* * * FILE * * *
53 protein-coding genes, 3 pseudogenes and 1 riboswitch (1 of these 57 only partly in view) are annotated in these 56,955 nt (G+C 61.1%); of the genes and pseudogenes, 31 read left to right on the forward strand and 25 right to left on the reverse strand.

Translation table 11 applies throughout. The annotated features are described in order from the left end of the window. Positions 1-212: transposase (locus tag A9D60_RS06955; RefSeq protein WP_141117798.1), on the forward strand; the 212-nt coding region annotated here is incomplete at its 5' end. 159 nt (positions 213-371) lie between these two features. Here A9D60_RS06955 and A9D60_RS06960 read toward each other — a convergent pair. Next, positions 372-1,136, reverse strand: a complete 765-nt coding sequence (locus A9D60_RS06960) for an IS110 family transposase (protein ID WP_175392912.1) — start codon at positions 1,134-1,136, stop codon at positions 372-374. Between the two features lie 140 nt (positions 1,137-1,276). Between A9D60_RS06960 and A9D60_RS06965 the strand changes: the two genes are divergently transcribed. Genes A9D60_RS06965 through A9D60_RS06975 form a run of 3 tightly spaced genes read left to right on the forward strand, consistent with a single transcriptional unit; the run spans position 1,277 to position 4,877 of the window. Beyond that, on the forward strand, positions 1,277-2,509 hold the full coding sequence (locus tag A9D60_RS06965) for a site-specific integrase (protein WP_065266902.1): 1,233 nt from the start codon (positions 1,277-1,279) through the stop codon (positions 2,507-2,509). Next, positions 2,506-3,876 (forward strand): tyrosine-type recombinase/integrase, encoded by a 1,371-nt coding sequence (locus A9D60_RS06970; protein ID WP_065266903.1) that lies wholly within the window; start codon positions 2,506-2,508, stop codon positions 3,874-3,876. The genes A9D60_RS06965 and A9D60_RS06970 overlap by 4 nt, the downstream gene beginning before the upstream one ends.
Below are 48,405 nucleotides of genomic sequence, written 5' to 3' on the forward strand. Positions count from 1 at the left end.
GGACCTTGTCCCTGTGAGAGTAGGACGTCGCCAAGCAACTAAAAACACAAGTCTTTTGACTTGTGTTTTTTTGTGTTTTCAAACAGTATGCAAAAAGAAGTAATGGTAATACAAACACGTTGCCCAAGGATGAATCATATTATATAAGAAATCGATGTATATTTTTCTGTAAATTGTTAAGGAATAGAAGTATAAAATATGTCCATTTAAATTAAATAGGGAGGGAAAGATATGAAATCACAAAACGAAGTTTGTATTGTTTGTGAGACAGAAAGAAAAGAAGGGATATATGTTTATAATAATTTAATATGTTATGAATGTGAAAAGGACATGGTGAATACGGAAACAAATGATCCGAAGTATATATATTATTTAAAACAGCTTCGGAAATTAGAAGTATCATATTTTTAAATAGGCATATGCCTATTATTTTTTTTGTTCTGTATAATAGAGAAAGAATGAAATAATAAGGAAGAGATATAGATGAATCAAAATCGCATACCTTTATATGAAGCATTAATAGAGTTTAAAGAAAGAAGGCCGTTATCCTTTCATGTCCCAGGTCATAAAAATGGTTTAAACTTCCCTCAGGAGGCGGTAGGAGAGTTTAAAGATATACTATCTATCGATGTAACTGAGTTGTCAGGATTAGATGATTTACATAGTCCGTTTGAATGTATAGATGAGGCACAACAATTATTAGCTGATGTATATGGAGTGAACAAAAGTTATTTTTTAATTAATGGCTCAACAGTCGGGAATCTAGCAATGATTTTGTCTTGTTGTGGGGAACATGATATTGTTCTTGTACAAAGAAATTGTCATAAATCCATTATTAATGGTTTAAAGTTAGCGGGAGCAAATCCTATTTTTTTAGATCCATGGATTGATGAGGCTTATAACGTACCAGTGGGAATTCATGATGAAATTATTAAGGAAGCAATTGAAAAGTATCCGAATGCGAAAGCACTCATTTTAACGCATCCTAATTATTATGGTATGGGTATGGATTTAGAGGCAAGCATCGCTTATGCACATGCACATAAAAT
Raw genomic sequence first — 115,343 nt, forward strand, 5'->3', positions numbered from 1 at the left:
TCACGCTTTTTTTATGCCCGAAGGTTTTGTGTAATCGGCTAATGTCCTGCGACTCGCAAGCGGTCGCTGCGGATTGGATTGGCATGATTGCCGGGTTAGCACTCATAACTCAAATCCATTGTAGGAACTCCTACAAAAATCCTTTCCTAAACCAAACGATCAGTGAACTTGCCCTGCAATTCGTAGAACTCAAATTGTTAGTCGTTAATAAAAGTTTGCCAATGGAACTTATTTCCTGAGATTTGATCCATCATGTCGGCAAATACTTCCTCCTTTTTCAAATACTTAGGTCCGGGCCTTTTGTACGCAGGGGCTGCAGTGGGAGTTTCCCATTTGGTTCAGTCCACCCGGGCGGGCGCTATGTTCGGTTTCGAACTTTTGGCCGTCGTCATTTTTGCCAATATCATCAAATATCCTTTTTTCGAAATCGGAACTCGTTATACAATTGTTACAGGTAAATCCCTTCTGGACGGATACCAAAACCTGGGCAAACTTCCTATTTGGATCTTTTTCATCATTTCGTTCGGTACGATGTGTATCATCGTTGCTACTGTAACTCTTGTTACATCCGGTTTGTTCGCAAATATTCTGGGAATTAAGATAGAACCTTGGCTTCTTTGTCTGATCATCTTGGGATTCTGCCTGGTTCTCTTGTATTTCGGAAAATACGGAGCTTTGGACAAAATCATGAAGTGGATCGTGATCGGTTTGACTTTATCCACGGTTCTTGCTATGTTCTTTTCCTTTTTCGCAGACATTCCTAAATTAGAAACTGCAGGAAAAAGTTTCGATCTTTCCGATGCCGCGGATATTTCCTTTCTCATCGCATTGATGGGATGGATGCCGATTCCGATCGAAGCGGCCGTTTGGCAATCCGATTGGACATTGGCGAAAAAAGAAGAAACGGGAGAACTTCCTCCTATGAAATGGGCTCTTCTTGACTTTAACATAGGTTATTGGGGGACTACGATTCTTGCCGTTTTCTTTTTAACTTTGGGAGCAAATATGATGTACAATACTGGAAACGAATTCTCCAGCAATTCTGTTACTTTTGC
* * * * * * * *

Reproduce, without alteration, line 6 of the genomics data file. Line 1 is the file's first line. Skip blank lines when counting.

TCACGCTTTTTTTATGCCCGAAGGTTTTGTGTAATCGGCTAATGTCCTGCGACTCGCAAGCGGTCGCTGCGGATTGGATTGGCATGATTGCCGGGTTAGCACTCATAACTCAAATCCATTGTAGGAACTCCTACAAAAATCCTTTCCTAAACCAAACGATCAGTGAACTTGCCCTGCAATTCGTAGAACTCAAATTGTTAGTCGTTAATAAAAGTTTGCCAATGGAACTTATTTCCTGAGATTTGATCCATCATGTCGGCAAATACTTCCTCCTTTTTCAAATACTTAGGTCCGGGCCTTTTGTACGCAGGGGCTGCAGTGGGAGTTTCCCATTTGGTTCAGTCCACCCGGGCGGGCGCTATGTTCGGTTTCGAACTTTTGGCCGTCGTCATTTTTGCCAATATCATCAAATATCCTTTTTTCGAAATCGGAACTCGTTATACAATTGTTACAGGTAAATCCCTTCTGGACGGATACCAAAACCTGGGCAAACTTCCTATTTGGATCTTTTTCATCATTTCGTTCGGTACGATGTGTATCATCGTTGCTACTGTAACTCTTGTTACATCCGGTTTGTTCGCAAATATTCTGGGAATTAAGATAGAACCTTGGCTTCTTTGTCTGATCATCTTGGGATTCTGCCTGGTTCTCTTGTATTTCGGAAAATACGGAGCTTTGGACAAAATCATGAAGTGGATCGTGATCGGTTTGACTTTATCCACGGTTCTTGCTATGTTCTTTTCCTTTTTCGCAGACATTCCTAAATTAGAAACTGCAGGAAAAAGTTTCGATCTTTCCGATGCCGCGGATATTTCCTTTCTCATCGCATTGATGGGATGGATGCCGATTCCGATCGAAGCGGCCGTTTGGCAATCCGATTGGACATTGGCGAAAAAAGAAGAAACGGGAGAACTTCCTCCTATGAAATGGGCTCTTCTTGACTTTAACATAGGTTATTGGGGGACTACGATTCTTGCCGTTTTCTTTTTAACTTTGGGAGCAAATATGATGTACAATACTGGAAACGAATTCTCCAGCAATTCTGTTACTTTTGC